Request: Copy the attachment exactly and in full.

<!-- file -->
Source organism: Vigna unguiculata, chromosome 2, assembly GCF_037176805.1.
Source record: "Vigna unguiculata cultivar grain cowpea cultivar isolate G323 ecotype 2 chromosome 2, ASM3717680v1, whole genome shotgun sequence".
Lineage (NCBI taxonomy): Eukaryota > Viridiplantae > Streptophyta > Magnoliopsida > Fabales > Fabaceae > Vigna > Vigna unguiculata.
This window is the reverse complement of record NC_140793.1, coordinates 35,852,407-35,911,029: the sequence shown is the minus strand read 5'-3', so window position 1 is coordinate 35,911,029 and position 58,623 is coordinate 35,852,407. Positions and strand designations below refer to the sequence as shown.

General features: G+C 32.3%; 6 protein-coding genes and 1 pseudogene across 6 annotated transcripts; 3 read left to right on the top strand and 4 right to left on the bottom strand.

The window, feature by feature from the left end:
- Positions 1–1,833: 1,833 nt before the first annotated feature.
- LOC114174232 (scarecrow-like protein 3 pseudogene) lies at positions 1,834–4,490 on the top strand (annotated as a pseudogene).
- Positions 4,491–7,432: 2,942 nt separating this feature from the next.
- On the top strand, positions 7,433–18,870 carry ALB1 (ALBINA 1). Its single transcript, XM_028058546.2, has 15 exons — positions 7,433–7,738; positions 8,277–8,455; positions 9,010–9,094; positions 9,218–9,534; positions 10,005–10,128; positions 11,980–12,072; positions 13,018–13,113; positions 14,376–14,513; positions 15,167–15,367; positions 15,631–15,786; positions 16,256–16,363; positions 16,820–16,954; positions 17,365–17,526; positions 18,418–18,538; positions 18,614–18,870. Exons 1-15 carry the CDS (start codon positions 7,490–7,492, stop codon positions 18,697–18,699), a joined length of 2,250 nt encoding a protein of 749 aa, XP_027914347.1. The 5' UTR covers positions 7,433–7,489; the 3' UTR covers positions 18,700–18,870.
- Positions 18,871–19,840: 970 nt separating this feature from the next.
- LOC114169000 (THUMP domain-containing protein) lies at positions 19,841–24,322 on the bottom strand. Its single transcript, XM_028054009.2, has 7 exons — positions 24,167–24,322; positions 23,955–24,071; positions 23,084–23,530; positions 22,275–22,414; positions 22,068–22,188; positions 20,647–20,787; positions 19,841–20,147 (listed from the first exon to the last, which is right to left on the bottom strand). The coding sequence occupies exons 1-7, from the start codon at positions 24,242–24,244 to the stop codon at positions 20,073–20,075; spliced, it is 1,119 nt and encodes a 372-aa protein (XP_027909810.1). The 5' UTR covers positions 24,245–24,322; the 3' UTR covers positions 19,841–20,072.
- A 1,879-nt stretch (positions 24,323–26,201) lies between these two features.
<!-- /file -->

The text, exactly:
Source organism: Vigna unguiculata, chromosome 2, assembly GCF_037176805.1.
Source record: "Vigna unguiculata cultivar grain cowpea cultivar isolate G323 ecotype 2 chromosome 2, ASM3717680v1, whole genome shotgun sequence".
Lineage (NCBI taxonomy): Eukaryota > Viridiplantae > Streptophyta > Magnoliopsida > Fabales > Fabaceae > Vigna > Vigna unguiculata.
This window is the reverse complement of record NC_140793.1, coordinates 35,852,407-35,911,029: the sequence shown is the minus strand read 5'-3', so window position 1 is coordinate 35,911,029 and position 58,623 is coordinate 35,852,407. Positions and strand designations below refer to the sequence as shown.

General features: G+C 32.3%; 6 protein-coding genes and 1 pseudogene across 6 annotated transcripts; 3 read left to right on the top strand and 4 right to left on the bottom strand.

The window, feature by feature from the left end:
- Positions 1–1,833: 1,833 nt before the first annotated feature.
- LOC114174232 (scarecrow-like protein 3 pseudogene) lies at positions 1,834–4,490 on the top strand (annotated as a pseudogene).
- Positions 4,491–7,432: 2,942 nt separating this feature from the next.
- On the top strand, positions 7,433–18,870 carry ALB1 (ALBINA 1). Its single transcript, XM_028058546.2, has 15 exons — positions 7,433–7,738; positions 8,277–8,455; positions 9,010–9,094; positions 9,218–9,534; positions 10,005–10,128; positions 11,980–12,072; positions 13,018–13,113; positions 14,376–14,513; positions 15,167–15,367; positions 15,631–15,786; positions 16,256–16,363; positions 16,820–16,954; positions 17,365–17,526; positions 18,418–18,538; positions 18,614–18,870. Exons 1-15 carry the CDS (start codon positions 7,490–7,492, stop codon positions 18,697–18,699), a joined length of 2,250 nt encoding a protein of 749 aa, XP_027914347.1. The 5' UTR covers positions 7,433–7,489; the 3' UTR covers positions 18,700–18,870.
- Positions 18,871–19,840: 970 nt separating this feature from the next.
- LOC114169000 (THUMP domain-containing protein) lies at positions 19,841–24,322 on the bottom strand. Its single transcript, XM_028054009.2, has 7 exons — positions 24,167–24,322; positions 23,955–24,071; positions 23,084–23,530; positions 22,275–22,414; positions 22,068–22,188; positions 20,647–20,787; positions 19,841–20,147 (listed from the first exon to the last, which is right to left on the bottom strand). The coding sequence occupies exons 1-7, from the start codon at positions 24,242–24,244 to the stop codon at positions 20,073–20,075; spliced, it is 1,119 nt and encodes a 372-aa protein (XP_027909810.1). The 5' UTR covers positions 24,245–24,322; the 3' UTR covers positions 19,841–20,072.
- A 1,879-nt stretch (positions 24,323–26,201) lies between these two features.